@halseanderson @TIME One hour in and not only have we created a visual response to the book, but we have invited consideration, synthesis, collaboration, and reflection. We're gathering words and ideas that will inform the response (even though there is a response already on the table). Having fun?
@halseanderson @TIME Let this happen for a class period or two. Let synthesis and reflection happen. Perhaps "hot washing" the activity at the end of day one will help students to see where they are going with this "writing." The next period can be for drafting.
@halseanderson @TIME In the drafting phase, remember how we had students jotting down the names of fellow students from whom they drew words and ideas? This invites citation of the book. Of others' work. . We can cite the periodical from which the words and ideas came. We can build this right in.
@halseanderson @TIME From this hour of pre-writing that comes out of a tradition of "exquisite corpses" and "picture consequences" and "storming," we can guide students into a response to the book that literally "looks" different from the other experiences they may have had with literary analysis.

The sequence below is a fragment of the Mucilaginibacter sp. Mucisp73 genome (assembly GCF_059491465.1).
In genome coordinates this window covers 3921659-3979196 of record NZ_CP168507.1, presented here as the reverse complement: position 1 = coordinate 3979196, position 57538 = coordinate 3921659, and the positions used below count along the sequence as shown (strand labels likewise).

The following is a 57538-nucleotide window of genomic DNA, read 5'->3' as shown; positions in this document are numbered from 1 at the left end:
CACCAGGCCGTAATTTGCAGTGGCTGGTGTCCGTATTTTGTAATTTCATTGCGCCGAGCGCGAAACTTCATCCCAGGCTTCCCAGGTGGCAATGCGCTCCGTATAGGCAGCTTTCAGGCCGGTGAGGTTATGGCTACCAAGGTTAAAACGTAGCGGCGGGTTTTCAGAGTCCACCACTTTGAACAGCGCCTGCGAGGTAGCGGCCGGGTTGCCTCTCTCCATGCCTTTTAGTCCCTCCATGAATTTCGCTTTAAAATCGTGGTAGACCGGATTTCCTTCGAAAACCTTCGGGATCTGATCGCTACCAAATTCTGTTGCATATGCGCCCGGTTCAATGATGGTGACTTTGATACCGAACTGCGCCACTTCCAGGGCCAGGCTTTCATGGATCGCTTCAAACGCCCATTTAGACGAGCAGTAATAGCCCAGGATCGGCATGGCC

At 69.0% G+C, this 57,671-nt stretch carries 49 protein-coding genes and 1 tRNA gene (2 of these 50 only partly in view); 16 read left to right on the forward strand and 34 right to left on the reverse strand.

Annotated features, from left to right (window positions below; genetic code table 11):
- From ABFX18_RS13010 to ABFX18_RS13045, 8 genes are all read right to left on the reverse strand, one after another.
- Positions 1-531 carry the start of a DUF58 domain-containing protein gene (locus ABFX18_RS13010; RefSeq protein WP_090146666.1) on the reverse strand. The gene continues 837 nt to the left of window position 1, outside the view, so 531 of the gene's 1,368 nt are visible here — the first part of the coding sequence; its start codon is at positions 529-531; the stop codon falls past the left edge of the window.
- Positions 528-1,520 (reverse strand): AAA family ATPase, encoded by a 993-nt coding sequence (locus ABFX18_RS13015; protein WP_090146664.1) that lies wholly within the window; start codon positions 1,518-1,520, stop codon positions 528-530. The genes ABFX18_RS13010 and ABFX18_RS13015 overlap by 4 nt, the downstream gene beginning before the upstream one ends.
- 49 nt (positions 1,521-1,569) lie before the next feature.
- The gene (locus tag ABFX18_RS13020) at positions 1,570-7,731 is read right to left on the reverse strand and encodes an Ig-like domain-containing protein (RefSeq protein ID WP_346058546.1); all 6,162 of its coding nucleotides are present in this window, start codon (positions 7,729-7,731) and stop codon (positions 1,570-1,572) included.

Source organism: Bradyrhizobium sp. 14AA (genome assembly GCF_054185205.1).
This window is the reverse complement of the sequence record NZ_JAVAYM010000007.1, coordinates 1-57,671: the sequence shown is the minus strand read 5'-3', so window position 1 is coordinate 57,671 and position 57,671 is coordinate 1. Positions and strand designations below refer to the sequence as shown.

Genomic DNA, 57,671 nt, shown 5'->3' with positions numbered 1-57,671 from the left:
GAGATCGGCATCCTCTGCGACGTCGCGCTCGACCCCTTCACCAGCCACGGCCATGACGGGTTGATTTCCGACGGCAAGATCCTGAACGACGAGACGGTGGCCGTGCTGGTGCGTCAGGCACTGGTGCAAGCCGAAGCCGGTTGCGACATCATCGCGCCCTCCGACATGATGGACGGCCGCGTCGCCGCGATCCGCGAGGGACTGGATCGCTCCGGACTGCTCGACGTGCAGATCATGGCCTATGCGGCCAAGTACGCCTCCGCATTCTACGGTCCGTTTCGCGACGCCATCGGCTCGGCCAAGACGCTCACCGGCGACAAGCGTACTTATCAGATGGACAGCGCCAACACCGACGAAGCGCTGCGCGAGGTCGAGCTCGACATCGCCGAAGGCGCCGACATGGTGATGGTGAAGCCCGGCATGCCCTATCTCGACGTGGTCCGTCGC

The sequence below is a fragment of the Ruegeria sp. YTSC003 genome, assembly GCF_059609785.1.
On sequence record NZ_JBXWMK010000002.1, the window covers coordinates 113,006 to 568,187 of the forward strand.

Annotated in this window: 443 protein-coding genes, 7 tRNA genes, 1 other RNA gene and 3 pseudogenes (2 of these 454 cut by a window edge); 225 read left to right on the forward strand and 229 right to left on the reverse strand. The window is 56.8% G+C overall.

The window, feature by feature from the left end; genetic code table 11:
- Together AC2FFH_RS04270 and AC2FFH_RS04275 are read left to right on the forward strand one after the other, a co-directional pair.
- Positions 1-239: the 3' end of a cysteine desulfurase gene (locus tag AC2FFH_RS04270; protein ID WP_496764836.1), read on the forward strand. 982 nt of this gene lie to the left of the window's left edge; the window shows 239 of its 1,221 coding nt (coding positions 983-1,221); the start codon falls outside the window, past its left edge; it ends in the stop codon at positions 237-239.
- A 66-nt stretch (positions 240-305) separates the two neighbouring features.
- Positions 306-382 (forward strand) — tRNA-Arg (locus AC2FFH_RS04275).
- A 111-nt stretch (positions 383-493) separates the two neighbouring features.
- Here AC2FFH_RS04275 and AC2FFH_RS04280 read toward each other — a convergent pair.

@halseanderson @TIME Returning to formative assessment, remember that this can happen within the book and not just post-reading. What might we draw from formative assessment while reading? What are students taking away from this chapter? These three chapters? How might this approach be "hot wash?"
@halseanderson @TIME Out of all of this, too, we get artifact of student work that goes up on the wall. Or out in the hall. Your principal may not read one hundred papers, but they can see these assemblages that "speak" to process as it informs the writing students do.
@halseanderson @TIME In my experiences with "floor storming," students often take pride in something they create and don't really want to sweep it away. Prepare for this by letting them know that it can be an option to make the "corpse" permanent.
@halseanderson @TIME Final Thoughts: With up to an hour, we can invite the many ways in which a student might respond to text. We get to see culling and sorting and assembling and shaping. These are all verbs that are associated with the writing that happens on the page. We get to see it in gallery.
@halseanderson @threadreaderapp: Please unroll me so I can share this idea with my teacher friends.
@halseanderson @TIME As "exquisite corpse," "picture consequence," and "floor storms" are not my original phrases or ideas, this whole thread is for you to take and run with for you and your students. All ideas shared freely with you, teacher friends. Have fun with this.